International economics, politics, culture, ordinary human relationships — all have succumbed to the invisible virus of unconscious projection. So we see money being ‘created’ out of thin air to ‘rescue’ economies (which have no choice but to crash later as they have literally been built on nothing); we see wars started with so-called enemies on the vaguest of pretences which are perpetuated through time based on mounting grievances to which there is no easy solution; we see corruption and degradation rife in art and literature, the channels best fitted to sane human communication and the recognition of inner and outer worlds ruined by insane conflation; and we see human beings increasingly unable to communicate effectively despite being given the most advanced technological tools to do so that the world has ever seen. None of the underlying factors are really new — it just seems so because so much more of what goes on around is is now more accessible to us.

You probably don’t need examples — they exist everywhere, from your personal life to almost everything you hear about through the media. You could jump to the conclusion that people are basically evil and doomed, or recognise that they simply suffer from the inability to differentiate between what is outside and what is inside.


Facts versus Opinions


It’s not quite as simple as dividing things into facts and opinions. Facts could be said to be things that can be proven to exist by visible evidence, while opinions are those things which may or may not be based on any facts. But what one person considers ‘visible evidence’ may be quite different to what another perceives as the same, simply because their perceptions are already distorted before they begin looking. A piece of news which verifies that an anti-viral vaccine is completely safe, to use a topical example, might be viewed by one person as acceptably ‘true’, while another will rail against it and claim that the source of the ‘fact’ is corrupt and has a hidden agenda. The problem is not so much with whether or not the ‘fact’ is ‘true’, but with what each person is perceiving as ‘real’. An individual continually hears opinions which are masquerading as facts — as many, in truth, as there are people to perceive. Anyone dealing with the world of human beings can quickly lose faith in any integrity or ability to see objective truth -- because objectivity itself is in question.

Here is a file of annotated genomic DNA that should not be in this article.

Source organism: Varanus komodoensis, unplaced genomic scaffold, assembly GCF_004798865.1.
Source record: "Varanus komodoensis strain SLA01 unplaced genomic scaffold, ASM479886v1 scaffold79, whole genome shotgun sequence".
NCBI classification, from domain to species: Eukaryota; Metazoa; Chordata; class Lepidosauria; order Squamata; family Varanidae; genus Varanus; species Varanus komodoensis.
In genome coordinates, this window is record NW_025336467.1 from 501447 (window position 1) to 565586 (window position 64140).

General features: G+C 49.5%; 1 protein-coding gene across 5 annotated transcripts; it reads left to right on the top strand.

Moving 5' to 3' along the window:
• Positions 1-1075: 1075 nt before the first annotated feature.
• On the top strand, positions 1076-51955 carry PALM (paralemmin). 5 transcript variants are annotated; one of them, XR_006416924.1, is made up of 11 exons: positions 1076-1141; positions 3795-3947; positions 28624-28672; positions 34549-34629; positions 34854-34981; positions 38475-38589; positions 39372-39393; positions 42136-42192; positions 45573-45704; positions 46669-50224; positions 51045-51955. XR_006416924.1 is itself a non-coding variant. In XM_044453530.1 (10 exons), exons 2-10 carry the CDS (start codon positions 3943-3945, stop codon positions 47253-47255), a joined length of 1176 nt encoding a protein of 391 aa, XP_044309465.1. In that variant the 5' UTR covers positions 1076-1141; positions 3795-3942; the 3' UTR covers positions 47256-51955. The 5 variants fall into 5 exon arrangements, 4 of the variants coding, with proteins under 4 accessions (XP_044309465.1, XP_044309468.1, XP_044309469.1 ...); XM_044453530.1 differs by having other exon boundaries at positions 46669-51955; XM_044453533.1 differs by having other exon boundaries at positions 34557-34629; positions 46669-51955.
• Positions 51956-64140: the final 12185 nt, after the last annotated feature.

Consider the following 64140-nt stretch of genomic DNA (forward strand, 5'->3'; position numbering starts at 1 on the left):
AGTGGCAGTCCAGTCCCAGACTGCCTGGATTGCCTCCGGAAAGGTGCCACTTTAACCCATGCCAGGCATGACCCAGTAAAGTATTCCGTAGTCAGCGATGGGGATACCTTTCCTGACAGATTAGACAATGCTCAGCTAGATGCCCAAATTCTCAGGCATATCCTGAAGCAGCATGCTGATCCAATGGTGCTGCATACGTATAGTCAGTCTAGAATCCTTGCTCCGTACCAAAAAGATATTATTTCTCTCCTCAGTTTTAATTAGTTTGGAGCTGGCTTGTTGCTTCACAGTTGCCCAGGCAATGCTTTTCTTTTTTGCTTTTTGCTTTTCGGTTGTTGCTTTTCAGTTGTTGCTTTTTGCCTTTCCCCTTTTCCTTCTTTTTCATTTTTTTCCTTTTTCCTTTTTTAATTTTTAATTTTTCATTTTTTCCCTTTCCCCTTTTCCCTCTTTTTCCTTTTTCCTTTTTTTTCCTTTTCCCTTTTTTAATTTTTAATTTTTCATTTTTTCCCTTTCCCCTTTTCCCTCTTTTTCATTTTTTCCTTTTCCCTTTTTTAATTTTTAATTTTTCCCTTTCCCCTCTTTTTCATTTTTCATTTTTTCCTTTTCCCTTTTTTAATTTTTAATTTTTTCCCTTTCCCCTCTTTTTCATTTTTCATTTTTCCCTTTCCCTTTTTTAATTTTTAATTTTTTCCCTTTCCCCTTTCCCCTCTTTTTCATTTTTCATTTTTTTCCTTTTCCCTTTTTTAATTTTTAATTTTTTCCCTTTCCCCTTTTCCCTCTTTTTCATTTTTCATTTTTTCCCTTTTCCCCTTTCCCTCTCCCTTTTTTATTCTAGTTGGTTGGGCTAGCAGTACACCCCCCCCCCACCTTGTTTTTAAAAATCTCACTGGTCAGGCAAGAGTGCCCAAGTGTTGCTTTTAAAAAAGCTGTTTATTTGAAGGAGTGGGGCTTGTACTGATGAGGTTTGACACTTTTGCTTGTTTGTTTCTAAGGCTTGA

But what’s really broken down is the ability to differentiate between a subjective projection and an external reality.

People often can’t make that differentiation to such a degree that they continually find themselves in insane situations. They’re not ‘crazy’ in any traditional sense: they are simply mixing up inner and outer worlds. Anyone who has tried to convince anyone else on social media of the validity of some kind of presented fact will know that it’s usually not possible: what they’re battling against is the other’s inability to spot a projection (or perhaps their own).

For most people, unaware of all this, life is simply confusing and for some mysterious reason things keep going wrong.

But imagine strapping over your head one of those virtual reality headsets which continually projects a ‘live feed’ scenario into your eyes, and then walking around in the real world and trying to operate sanely in it. Sometimes what is being projected into your head might vaguely coincide with what is real outside, but most of the time you would be tripping up, bumping into things, falling down stairs and generally accomplishing very little, wouldn’t you?

Again, we call it ‘the human condition’.

Is there a way out of it?

Yes. But we have to recognise that we’re wearing headsets - and then have the courage to take them off.

More soon.